And when that rare pitch comes along that looks like a sure moneymaker, the panel does not play nice.
“That’s the beautiful thing about this season. We are really starting to figure each other out and hate each other,” John told reporters in January about his fellow sharks: Mark Cuban, owner of HDNet and the NBA’s Dallas Mavericks; real estate mogul Barbara Corcoran, technology innovator Robert Herjavec, venture capitalist Kevin O’Leary, and guest shark Lori “Queen of QVC” Greiner, a prolific inventor of retail products
When two or more of them latch onto an entrepreneur’s idea, Daymond says it’s fun sometimes to just jump into the battle, even if he has no interest in the product.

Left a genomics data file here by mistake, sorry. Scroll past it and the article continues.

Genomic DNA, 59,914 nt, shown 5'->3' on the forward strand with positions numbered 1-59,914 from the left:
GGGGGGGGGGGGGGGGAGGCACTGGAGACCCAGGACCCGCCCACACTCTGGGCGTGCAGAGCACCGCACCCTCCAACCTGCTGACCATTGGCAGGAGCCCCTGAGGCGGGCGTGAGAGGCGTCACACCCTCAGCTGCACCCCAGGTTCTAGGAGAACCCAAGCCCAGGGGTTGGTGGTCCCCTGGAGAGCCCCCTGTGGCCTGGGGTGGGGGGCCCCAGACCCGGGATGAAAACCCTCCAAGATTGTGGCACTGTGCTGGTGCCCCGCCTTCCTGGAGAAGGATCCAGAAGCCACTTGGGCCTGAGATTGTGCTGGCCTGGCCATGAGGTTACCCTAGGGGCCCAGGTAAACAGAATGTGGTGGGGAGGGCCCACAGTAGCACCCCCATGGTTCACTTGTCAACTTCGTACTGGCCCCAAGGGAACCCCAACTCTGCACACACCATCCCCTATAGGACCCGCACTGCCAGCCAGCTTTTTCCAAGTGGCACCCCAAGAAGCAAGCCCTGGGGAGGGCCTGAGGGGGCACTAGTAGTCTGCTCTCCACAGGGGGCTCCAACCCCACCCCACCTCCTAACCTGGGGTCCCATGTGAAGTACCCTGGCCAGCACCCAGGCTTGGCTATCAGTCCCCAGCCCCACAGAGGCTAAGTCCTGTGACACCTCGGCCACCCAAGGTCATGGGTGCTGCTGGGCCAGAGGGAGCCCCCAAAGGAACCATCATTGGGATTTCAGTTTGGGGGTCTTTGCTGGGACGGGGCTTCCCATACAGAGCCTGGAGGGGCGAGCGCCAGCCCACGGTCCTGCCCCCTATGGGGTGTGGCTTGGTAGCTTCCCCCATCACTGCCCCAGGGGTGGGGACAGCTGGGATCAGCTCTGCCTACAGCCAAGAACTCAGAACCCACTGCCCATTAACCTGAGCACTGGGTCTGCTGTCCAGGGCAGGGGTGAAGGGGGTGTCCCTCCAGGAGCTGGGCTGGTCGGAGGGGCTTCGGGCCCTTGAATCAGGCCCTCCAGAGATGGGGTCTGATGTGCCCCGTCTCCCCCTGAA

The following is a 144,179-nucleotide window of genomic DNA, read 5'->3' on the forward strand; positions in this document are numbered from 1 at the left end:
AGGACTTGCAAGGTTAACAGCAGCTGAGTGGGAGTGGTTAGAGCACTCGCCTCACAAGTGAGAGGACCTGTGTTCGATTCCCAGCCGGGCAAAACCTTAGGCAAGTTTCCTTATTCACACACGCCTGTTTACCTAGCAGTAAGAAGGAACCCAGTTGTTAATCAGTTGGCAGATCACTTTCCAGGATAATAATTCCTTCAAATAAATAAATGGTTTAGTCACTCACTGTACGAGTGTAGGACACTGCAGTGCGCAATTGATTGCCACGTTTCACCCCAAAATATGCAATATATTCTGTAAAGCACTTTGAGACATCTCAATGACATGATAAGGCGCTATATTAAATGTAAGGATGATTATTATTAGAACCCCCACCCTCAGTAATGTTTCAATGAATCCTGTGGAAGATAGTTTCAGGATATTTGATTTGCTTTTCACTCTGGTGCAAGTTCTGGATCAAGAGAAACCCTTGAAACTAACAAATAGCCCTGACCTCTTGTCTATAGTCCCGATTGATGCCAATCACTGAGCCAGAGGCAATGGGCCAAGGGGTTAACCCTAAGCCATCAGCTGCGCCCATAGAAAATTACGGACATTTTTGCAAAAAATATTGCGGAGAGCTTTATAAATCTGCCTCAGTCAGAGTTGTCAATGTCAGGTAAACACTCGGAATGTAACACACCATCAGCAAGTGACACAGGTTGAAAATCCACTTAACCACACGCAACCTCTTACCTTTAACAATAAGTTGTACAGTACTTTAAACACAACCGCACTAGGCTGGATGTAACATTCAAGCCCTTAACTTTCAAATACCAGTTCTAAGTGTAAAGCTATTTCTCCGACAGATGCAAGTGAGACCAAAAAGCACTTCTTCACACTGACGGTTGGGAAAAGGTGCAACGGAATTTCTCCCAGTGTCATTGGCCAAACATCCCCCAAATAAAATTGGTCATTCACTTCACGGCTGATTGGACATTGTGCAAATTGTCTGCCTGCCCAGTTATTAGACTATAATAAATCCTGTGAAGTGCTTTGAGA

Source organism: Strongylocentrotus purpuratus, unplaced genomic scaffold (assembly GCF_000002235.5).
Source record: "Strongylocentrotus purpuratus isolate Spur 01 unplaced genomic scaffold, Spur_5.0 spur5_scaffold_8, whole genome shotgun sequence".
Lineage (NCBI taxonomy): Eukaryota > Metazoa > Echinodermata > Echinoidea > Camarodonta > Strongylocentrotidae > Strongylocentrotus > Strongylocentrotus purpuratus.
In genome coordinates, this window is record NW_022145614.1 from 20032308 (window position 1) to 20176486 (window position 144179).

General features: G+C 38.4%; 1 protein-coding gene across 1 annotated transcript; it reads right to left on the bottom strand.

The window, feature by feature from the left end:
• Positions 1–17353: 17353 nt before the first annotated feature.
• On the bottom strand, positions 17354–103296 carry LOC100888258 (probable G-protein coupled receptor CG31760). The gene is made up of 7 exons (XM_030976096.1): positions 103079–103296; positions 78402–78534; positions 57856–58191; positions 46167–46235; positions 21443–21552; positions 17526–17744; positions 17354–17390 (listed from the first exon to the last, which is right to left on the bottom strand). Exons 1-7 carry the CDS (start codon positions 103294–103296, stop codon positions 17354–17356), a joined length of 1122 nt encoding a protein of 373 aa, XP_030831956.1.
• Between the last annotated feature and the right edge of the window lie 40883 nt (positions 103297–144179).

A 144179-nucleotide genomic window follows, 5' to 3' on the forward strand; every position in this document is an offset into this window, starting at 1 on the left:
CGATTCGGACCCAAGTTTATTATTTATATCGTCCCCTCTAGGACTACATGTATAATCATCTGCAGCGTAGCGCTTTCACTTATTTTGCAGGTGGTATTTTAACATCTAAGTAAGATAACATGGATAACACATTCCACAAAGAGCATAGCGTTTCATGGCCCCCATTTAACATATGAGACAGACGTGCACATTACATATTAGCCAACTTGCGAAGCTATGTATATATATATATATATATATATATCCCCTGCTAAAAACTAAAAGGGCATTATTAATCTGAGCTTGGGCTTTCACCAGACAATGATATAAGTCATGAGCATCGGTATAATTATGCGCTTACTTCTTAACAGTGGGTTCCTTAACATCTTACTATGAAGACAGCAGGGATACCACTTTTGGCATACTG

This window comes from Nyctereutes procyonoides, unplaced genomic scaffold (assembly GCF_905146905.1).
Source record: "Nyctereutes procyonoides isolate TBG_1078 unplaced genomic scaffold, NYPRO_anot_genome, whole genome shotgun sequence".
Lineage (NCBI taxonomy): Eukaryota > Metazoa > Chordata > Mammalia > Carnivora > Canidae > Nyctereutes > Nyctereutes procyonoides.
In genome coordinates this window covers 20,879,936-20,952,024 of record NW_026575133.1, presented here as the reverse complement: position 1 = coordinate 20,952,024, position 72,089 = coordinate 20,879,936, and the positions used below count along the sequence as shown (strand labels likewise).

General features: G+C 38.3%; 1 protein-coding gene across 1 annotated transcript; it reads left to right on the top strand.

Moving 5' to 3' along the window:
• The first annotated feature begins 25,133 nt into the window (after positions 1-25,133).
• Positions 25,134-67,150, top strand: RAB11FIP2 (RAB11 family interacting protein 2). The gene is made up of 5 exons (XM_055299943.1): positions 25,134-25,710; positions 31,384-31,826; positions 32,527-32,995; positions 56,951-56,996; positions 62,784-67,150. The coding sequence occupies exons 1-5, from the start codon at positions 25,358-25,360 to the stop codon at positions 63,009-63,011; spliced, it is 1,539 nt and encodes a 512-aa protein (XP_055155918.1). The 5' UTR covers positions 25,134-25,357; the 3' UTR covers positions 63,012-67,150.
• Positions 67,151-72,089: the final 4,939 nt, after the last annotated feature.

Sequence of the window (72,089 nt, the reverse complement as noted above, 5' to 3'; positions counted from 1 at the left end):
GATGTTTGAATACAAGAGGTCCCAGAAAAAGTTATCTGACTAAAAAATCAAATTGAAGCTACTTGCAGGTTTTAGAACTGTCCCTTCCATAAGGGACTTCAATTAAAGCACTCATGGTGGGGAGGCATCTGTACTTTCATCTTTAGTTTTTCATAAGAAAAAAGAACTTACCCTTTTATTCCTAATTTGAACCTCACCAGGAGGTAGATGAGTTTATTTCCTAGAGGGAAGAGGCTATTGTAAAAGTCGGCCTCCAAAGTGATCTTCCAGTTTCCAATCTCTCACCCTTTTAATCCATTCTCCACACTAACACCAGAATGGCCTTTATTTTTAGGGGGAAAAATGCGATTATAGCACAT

“I really like to, if it’s something in one of their respective areas, I think, ‘Well, I don’t want to be a shark. I want to be a catfish, and I want to suck the blood out of one of them and get a free ride,’” he said, with his fellow sharks seated beside him in the interview. “So either I ratchet up the number another, you know, $300,000 or they’re going to give me a piece and let me in on the deal. So I sit back and start working on you guys.”
Daymond’s FUBU millions began with a simple desire for a tie-top hat, but being unable to afford one. The only child of a single mom in Hollis Queens, Daymond asked his mother for sewing lessons and soon, the budding entrepreneur was hooking up his own tie-tops in the morning and selling them on the streets at night. He created the FUBU logo and began sewing it on all kinds of apparel, including hockey jerseys, t-shirts and sweatshirts. Buzz skyrocketed in 1993 after Daymond got his neighborhood friend, LL Cool J. to wear one of the t-shirts in a promo campaign.